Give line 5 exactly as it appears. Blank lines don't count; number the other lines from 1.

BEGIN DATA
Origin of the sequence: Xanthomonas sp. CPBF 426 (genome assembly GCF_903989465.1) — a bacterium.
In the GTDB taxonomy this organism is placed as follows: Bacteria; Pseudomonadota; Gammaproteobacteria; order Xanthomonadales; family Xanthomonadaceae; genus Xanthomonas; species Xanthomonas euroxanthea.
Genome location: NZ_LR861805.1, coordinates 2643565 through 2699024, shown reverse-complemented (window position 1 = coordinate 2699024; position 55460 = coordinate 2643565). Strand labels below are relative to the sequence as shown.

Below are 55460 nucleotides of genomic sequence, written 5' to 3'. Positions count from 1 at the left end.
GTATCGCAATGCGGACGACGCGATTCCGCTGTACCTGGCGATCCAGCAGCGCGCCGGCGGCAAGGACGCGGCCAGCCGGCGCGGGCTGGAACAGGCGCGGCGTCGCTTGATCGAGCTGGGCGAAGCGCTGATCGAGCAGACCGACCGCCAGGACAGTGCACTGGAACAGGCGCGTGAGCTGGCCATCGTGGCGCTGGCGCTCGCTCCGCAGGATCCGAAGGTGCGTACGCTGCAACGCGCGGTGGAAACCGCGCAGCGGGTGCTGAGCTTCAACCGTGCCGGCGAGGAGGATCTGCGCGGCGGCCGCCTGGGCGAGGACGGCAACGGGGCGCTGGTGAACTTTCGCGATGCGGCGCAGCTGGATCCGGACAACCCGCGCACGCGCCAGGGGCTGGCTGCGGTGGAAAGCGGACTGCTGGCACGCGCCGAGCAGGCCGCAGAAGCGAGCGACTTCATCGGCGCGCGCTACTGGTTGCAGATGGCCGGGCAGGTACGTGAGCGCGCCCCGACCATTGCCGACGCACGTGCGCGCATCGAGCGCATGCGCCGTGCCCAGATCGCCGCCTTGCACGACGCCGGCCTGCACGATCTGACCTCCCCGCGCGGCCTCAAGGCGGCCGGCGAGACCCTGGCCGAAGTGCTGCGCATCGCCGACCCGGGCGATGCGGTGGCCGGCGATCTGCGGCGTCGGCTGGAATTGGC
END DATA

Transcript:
GTATCGCAATGCGGACGACGCGATTCCGCTGTACCTGGCGATCCAGCAGCGCGCCGGCGGCAAGGACGCGGCCAGCCGGCGCGGGCTGGAACAGGCGCGGCGTCGCTTGATCGAGCTGGGCGAAGCGCTGATCGAGCAGACCGACCGCCAGGACAGTGCACTGGAACAGGCGCGTGAGCTGGCCATCGTGGCGCTGGCGCTCGCTCCGCAGGATCCGAAGGTGCGTACGCTGCAACGCGCGGTGGAAACCGCGCAGCGGGTGCTGAGCTTCAACCGTGCCGGCGAGGAGGATCTGCGCGGCGGCCGCCTGGGCGAGGACGGCAACGGGGCGCTGGTGAACTTTCGCGATGCGGCGCAGCTGGATCCGGACAACCCGCGCACGCGCCAGGGGCTGGCTGCGGTGGAAAGCGGACTGCTGGCACGCGCCGAGCAGGCCGCAGAAGCGAGCGACTTCATCGGCGCGCGCTACTGGTTGCAGATGGCCGGGCAGGTACGTGAGCGCGCCCCGACCATTGCCGACGCACGTGCGCGCATCGAGCGCATGCGCCGTGCCCAGATCGCCGCCTTGCACGACGCCGGCCTGCACGATCTGACCTCCCCGCGCGGCCTCAAGGCGGCCGGCGAGACCCTGGCCGAAGTGCTGCGCATCGCCGACCCGGGCGATGCGGTGGCCGGCGATCTGCGGCGTCGGCTGGAATTGGC